Written by Sean-Patrick O'Brien
Directed by Leslie Burby
Reviewed by Joseph Verlezza
Theatre Reviews Limited
Jamie drives the Zamboni at the ice rink and loves his job. He is passionate about the results of his efforts, as his powerful machine shaves off the imperfections on the surface, sparsely spreads a stream of water that will freeze repairing any cracks and flaws, and then removes the excess water with a squeegee blade leaving a clean, smooth, glimmering veneer. Joseph Franchini brings Jamie to life in the new play “Zamboni” by Sean-Patrick O’Brien, being presented as part of the N.Y. International Fringe Festival, with a remarkably honest and vulnerable performance. Mr. Franchini fills his character with uncertainty, frailty, instability, and addiction all the while showing the strength to attempt to overcome temptations, change his inevitable destiny and search for a love he has never experienced. It is a performance that is not easy to watch but should not be missed. There is a supporting cast that is brilliant.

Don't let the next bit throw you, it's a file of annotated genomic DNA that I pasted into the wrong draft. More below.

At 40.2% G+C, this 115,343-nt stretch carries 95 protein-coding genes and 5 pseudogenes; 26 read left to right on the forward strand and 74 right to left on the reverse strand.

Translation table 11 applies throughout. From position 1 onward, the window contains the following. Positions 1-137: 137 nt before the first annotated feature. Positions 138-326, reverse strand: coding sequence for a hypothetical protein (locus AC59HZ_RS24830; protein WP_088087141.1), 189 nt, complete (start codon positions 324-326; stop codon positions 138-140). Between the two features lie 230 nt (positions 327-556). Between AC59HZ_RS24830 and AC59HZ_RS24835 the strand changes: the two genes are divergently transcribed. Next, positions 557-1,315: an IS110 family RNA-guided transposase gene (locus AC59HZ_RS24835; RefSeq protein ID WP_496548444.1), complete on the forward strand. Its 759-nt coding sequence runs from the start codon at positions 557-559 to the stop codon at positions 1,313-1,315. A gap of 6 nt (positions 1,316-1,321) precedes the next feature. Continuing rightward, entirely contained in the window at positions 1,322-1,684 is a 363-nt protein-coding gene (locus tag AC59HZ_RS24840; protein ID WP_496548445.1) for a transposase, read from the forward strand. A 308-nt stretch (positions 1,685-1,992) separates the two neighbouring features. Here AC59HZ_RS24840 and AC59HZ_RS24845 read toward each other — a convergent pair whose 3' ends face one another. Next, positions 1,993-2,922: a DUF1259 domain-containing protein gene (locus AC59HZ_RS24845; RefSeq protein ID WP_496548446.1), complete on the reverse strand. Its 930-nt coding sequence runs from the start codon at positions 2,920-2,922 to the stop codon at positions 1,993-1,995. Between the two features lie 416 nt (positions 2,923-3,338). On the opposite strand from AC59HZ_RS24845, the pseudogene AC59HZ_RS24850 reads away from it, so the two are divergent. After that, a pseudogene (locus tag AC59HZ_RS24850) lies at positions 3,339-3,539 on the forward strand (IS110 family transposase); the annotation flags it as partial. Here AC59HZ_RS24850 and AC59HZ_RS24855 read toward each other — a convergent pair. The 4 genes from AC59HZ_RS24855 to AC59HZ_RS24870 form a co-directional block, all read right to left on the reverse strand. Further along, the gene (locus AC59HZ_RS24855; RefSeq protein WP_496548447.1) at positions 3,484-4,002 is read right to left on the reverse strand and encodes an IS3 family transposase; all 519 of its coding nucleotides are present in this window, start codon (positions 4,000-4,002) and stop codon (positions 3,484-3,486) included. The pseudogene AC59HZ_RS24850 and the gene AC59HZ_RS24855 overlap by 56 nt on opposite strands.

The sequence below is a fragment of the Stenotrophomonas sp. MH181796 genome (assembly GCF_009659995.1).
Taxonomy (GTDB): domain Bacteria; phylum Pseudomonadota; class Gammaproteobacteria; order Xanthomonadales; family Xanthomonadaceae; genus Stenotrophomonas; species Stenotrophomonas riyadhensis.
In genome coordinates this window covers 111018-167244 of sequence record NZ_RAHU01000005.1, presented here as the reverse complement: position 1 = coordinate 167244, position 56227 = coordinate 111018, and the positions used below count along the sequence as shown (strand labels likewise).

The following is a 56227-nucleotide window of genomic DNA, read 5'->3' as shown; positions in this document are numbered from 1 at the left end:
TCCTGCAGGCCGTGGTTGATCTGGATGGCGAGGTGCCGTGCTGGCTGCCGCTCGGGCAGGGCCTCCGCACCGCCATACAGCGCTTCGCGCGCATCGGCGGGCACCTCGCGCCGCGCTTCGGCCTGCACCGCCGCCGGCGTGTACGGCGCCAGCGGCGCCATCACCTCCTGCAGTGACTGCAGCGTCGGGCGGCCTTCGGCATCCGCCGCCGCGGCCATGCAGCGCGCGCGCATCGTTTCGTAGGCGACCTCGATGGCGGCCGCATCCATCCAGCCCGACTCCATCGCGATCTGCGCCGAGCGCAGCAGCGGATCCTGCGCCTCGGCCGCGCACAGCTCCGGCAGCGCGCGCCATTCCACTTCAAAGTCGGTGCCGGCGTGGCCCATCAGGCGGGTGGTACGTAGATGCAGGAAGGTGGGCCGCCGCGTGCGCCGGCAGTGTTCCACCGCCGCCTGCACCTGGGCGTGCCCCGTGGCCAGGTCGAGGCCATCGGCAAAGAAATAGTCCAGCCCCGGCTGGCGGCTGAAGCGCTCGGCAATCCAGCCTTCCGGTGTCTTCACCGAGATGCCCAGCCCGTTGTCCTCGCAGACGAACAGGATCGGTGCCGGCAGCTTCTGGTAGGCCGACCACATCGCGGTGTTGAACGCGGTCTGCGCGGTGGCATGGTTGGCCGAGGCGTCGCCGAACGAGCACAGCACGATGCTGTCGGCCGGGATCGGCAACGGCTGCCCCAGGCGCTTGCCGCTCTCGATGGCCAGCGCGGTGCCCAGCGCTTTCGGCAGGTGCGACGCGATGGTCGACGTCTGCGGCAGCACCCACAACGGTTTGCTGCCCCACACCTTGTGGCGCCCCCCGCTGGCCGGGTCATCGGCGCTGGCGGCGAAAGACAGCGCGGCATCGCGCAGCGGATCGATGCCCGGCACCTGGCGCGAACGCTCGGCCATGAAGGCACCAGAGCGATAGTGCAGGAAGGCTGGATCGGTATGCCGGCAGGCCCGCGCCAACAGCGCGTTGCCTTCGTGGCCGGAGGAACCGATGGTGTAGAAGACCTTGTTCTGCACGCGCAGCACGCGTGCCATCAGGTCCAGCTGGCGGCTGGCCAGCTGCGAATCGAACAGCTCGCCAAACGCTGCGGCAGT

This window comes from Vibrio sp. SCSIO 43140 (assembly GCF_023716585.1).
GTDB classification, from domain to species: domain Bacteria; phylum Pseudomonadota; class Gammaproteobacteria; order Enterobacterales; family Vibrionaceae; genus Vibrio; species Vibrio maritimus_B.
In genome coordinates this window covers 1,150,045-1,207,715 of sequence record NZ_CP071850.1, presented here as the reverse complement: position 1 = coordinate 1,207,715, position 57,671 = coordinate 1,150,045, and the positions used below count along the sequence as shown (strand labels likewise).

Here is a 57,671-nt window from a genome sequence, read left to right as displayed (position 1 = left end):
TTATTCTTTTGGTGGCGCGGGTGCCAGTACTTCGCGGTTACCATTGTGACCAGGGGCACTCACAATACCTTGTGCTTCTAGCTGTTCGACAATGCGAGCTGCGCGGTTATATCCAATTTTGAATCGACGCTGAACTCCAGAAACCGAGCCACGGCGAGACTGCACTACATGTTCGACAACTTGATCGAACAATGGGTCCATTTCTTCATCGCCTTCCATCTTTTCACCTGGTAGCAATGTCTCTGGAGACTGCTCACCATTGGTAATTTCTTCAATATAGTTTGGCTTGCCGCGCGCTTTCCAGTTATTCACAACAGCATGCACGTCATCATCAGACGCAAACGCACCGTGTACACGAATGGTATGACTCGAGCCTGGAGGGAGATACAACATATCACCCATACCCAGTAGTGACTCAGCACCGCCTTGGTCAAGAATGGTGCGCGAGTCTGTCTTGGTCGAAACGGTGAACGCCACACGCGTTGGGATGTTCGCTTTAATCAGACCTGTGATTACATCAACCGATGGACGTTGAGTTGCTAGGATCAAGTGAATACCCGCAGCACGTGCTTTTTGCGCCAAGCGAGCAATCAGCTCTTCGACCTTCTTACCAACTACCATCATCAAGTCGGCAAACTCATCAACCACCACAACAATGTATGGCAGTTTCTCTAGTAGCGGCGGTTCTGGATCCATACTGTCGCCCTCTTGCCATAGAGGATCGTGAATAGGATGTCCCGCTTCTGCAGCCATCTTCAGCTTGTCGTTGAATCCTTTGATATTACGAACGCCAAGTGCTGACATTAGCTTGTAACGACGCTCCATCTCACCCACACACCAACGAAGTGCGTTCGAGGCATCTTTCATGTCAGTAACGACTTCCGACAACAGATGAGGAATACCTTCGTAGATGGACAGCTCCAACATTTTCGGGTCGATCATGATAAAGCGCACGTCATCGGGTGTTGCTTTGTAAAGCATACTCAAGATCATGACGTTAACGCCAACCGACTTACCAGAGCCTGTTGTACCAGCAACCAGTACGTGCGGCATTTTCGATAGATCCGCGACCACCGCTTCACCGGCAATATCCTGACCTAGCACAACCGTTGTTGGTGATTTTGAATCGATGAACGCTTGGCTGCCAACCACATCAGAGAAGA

Lucy McMichael plays Jamie’s mother Gail with a hardened, defeated, and crumbling crust only to camouflage her fear, concern and unconditional love. Leeann is the love interest, played with sincere, honest conviction by Dawn McGee who fills her character with diffidence and altruism. Lauren Slakter gives Trixy a believable innocence that treads a fine line between curiosity and awareness. Store clerk Chloe is portrayed with just enough charm and peculiar behavior to provide a slight necessary comic relief. Mickey Ryan, Nick DiLeonardi and Dylan Martin Frankel round out the remarkable cast, giving excellent support with admirable unassuming performances.
It is difficult to recount the story without spoiler alerts. What can and should be said is that it is relevant, disturbing and troublesome to watch, but is told with such empathy that it succeeds in bringing attention to the problem rather than passing judgement. Deftly directed by Leslie Kincaid Burby each character embraces subtle nuance while remaining emotionally powerful. Mr. O’Brien is a fresh, new, young voice that hopefully will continue to be heard in a new generation of American playwrights.